fled waters
			under the bridge
tread the mill
		granted this species
to be able to repeat
	genetic mistakes
		over and over
clues to behavior
		locked in the vaults of ancestry
	I will never escape
	stare me in the face
	as do my own children

flakes of mental dandruff
	gather on the dark shoulders
		of ambition
the fragile furniture of my life
gets rearranged
			without notice
	frequently

drugs I take
			women I romance
	still don’t make the front page
distracted by the brandy in my cup
		and a song on the radio
		hooked for a moment
the way I will always be remembered

“ain’t it good to be alive” 

4/1/82
Disapprove of this last phrase

4/4/83
Bob Kaufman came to dinner. He didn’t speak much, if at all. His sinuses were continually draining. His companion, Lynne, did most of his talking. He would aspirate a word if absolutely necessary. “Want another burrito, Bob?”  What passed for “yes” snuffled out over the toothless gums. Afterwards he recited poems as if in payment for the meal. It was legal tender as far as I was concerned. He mushed out Olson’s The Kingfisher and the opening to Prufrock. Lynne had to give us hints as to which poems were which otherwise they would have been unintelligible. But there was a spirit to Bob’s intonation that made them poetry. Most of the time though, he was silent, resembling, at one point, a large caramelized rat hunched over the remains of the third burrito, a primal intelligence possessed by brilliant eyes.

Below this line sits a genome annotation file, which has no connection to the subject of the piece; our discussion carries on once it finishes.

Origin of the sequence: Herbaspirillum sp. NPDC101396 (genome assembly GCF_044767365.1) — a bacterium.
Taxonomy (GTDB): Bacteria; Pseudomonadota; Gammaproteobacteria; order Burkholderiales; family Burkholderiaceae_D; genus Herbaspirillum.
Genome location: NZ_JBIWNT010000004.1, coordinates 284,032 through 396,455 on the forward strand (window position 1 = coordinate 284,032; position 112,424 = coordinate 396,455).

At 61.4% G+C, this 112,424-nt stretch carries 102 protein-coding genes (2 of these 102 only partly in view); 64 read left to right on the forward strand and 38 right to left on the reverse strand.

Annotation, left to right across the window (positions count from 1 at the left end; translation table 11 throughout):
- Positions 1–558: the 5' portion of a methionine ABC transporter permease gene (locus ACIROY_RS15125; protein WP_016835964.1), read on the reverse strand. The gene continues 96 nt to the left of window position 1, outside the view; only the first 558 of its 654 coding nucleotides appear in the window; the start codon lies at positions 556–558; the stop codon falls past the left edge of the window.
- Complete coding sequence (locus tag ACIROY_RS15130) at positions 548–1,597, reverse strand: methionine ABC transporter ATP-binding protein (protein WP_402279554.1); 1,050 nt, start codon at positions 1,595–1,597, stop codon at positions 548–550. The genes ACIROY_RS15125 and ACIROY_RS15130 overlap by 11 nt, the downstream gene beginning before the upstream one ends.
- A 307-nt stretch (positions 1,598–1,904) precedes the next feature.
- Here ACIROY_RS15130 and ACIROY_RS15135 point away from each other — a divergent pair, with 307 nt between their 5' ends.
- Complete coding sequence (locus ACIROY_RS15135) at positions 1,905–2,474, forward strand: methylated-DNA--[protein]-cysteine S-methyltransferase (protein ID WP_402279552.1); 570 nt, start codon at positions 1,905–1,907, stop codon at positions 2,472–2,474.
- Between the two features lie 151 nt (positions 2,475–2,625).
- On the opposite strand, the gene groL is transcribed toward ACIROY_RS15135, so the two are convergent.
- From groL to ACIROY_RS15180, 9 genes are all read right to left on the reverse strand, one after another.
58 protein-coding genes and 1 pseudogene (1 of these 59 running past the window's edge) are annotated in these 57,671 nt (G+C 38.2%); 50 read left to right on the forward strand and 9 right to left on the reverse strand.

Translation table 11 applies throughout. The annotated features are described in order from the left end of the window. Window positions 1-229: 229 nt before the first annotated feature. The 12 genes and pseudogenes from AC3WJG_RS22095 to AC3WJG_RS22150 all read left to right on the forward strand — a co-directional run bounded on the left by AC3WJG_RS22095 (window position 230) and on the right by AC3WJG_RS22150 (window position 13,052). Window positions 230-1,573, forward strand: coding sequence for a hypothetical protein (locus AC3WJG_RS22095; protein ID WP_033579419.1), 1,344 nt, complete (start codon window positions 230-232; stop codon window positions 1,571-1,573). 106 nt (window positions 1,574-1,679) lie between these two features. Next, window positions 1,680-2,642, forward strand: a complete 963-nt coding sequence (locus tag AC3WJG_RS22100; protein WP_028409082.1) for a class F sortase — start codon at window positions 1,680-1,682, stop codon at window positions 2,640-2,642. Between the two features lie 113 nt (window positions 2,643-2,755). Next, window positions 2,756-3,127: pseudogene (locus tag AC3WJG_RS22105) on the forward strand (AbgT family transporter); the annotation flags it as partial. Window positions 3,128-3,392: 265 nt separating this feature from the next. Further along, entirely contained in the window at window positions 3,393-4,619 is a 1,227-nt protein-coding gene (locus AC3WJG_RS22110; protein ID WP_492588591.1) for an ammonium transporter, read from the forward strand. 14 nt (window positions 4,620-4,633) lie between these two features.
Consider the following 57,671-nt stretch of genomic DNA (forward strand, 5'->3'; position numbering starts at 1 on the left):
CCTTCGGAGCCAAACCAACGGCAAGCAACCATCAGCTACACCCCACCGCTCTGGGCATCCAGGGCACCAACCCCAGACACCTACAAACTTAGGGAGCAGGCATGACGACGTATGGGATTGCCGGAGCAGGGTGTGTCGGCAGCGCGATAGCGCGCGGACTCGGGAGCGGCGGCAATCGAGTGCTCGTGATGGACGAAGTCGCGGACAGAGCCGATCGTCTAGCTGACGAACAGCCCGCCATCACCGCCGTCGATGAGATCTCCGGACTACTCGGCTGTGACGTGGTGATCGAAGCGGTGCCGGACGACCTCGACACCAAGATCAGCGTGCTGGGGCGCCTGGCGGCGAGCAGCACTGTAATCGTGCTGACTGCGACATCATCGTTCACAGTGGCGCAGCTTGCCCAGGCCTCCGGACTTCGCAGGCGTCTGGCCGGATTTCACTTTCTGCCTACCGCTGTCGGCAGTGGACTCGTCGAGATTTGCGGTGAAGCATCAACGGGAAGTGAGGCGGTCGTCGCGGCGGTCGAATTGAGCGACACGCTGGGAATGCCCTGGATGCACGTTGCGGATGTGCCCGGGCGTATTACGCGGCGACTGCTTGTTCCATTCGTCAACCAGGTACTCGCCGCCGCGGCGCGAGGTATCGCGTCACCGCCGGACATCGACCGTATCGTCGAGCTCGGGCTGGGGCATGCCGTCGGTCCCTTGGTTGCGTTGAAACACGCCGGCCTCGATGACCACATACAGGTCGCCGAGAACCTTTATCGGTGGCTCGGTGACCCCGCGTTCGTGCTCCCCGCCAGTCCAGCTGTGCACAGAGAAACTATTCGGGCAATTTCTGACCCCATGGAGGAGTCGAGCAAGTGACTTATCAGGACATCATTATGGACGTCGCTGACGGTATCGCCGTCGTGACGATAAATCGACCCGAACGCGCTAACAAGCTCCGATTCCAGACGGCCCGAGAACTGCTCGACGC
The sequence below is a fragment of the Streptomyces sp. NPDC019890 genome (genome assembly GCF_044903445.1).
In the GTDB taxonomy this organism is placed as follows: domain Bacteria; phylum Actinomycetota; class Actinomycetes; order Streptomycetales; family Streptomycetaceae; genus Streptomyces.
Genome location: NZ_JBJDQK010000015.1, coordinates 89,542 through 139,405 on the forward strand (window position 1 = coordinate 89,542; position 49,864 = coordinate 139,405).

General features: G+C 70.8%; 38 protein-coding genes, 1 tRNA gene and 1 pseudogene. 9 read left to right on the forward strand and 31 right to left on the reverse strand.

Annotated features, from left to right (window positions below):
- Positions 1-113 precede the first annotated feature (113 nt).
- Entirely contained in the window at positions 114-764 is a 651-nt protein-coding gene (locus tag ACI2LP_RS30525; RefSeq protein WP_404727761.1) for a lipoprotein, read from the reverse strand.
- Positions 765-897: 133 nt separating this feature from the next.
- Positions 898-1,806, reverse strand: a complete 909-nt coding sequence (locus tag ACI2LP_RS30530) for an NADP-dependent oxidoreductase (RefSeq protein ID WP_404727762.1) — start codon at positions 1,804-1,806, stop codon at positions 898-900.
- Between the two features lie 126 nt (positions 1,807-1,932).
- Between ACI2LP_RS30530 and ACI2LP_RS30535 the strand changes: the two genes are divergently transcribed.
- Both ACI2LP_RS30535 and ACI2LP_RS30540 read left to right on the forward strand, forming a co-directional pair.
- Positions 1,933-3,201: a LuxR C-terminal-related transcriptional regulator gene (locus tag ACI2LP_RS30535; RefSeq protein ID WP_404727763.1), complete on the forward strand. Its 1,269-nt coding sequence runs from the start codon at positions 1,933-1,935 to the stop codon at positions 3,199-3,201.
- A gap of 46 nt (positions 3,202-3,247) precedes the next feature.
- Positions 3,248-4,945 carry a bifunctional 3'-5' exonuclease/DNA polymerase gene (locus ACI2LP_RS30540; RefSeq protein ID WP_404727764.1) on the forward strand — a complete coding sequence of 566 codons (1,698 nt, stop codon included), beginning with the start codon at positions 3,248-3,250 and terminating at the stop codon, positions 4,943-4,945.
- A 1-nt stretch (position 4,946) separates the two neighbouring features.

4/5/85
Wild spring
Scudding clouds
O life!
Dark stream of swirling bogwater
on which appletrees have cast down
their delicate flowers
Eyes of girls among the leaves
Girls demure and romping
All fair and auburn
no dark ones
They blush best
Oh yeah!

4/7/83
Read what I wrote last night. Vague words for a vague emotion.